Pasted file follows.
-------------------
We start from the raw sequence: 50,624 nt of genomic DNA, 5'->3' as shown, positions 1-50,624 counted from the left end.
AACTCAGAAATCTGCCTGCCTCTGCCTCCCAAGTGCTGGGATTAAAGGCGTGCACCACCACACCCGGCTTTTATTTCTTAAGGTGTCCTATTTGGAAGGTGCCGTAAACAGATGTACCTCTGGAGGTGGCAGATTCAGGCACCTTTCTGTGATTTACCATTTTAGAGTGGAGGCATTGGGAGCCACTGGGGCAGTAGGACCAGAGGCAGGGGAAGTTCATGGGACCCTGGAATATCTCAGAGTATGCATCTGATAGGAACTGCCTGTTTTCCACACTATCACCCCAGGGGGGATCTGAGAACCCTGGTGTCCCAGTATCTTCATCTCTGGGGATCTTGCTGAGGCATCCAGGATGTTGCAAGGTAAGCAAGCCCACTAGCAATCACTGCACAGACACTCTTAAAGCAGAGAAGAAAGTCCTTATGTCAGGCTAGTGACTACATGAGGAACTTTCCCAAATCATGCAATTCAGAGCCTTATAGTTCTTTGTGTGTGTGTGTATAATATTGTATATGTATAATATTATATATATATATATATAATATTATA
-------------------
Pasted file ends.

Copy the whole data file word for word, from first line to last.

We start from the raw sequence: 50,624 nt of genomic DNA, 5'->3' as shown, positions 1-50,624 counted from the left end.
AACTCAGAAATCTGCCTGCCTCTGCCTCCCAAGTGCTGGGATTAAAGGCGTGCACCACCACACCCGGCTTTTATTTCTTAAGGTGTCCTATTTGGAAGGTGCCGTAAACAGATGTACCTCTGGAGGTGGCAGATTCAGGCACCTTTCTGTGATTTACCATTTTAGAGTGGAGGCATTGGGAGCCACTGGGGCAGTAGGACCAGAGGCAGGGGAAGTTCATGGGACCCTGGAATATCTCAGAGTATGCATCTGATAGGAACTGCCTGTTTTCCACACTATCACCCCAGGGGGGATCTGAGAACCCTGGTGTCCCAGTATCTTCATCTCTGGGGATCTTGCTGAGGCATCCAGGATGTTGCAAGGTAAGCAAGCCCACTAGCAATCACTGCACAGACACTCTTAAAGCAGAGAAGAAAGTCCTTATGTCAGGCTAGTGACTACATGAGGAACTTTCCCAAATCATGCAATTCAGAGCCTTATAGTTCTTTGTGTGTGTGTGTATAATATTGTATATGTATAATATTATATATATATATATATAATATTATA